Jonathan Martin and Alexander Burns write for the New York Times that Republican leaders in congress are out of touch with and mystified by their own grassroots, and they are worried that turnover in their ranks will alter the character of congress forever:
WASHINGTON — Republican leaders in Congress are under attack from all sides of their own party, battered by voters from the right and left, spurned by frustrated donors and even threatened by the Trump White House for ineffective leadership and insufficient loyalty.
Since last week, Senate Republicans lost one of their own when Roy S. Moore, the firebrand former state judge, trounced Senator Luther Strange in a Senate runoff in Alabama. The retirement of Senator Bob Corker of Tennessee kicked off a potentially fratricidal fight for his seat, with the establishment’s preferred successor, Gov. Bill Haslam, declining to run on Thursday.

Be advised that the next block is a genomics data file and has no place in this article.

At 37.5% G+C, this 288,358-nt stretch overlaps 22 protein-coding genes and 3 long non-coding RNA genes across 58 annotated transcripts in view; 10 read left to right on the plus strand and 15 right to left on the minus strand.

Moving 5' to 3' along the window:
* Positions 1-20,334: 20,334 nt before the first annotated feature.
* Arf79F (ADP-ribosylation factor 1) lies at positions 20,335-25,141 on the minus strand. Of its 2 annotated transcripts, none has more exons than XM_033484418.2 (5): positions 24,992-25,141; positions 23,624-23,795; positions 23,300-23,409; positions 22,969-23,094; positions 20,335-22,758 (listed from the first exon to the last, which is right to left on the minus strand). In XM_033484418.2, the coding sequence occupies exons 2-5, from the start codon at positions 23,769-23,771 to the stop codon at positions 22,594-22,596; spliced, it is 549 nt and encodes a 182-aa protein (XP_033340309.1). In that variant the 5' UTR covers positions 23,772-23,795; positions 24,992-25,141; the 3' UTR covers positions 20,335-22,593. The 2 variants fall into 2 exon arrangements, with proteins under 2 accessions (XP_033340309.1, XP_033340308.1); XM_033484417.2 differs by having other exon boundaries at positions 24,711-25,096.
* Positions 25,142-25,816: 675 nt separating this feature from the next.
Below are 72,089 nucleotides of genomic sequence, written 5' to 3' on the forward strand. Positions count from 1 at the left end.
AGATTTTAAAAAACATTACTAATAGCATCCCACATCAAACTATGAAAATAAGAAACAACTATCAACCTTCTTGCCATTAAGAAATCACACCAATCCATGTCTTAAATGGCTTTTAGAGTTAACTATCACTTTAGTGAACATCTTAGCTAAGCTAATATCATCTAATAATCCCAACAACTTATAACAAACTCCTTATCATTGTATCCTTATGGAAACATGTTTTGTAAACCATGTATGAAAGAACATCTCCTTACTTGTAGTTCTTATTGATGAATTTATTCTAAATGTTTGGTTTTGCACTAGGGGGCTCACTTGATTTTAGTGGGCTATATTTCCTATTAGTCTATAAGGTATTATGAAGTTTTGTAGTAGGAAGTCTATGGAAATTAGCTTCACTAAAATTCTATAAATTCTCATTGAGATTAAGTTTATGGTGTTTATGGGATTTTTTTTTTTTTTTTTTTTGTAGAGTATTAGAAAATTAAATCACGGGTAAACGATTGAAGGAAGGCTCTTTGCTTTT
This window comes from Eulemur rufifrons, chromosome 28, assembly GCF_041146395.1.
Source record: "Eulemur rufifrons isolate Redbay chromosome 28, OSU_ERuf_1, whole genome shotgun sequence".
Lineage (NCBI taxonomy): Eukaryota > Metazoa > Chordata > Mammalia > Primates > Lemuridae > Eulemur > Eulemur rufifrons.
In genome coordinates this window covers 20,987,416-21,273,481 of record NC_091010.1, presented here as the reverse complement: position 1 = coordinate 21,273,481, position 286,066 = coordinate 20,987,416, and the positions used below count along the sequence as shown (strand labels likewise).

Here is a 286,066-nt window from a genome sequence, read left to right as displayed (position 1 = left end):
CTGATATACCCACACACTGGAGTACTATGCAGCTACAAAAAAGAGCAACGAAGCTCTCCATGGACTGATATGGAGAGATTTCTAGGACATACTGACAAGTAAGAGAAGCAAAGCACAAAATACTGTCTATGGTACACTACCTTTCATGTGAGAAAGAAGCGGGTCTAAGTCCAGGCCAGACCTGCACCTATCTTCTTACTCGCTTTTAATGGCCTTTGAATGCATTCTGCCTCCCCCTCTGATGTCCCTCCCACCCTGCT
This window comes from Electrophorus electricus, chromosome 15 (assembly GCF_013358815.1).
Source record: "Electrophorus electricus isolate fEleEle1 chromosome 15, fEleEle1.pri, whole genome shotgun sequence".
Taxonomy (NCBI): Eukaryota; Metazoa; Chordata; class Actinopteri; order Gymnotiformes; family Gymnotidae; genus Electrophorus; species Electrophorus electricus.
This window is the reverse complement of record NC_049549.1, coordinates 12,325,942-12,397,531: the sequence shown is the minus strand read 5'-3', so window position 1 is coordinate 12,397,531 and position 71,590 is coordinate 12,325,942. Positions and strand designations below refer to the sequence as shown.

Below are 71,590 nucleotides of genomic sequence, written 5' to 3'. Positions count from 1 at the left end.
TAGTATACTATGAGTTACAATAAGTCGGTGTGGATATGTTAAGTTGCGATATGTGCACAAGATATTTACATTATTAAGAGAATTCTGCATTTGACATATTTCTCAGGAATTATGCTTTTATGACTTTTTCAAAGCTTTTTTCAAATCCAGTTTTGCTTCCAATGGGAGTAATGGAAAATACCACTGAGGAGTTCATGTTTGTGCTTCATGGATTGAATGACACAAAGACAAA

An audiotape surfaced of Vice President Mike Pence’s chief of staff, Nick Ayers, lambasting Republican leaders and urging conservative donors to close their wallets to lawmakers who are disloyal to President Trump.
. . .
Senator Richard C. Shelby, Republican of Alabama, who was first elected to Congress in 1978, said he had never seen rank-and-file Republicans so stirred up against the party’s leaders in Congress.
“Right now, the Moore-Bannon faction prevails,” Mr. Shelby said.
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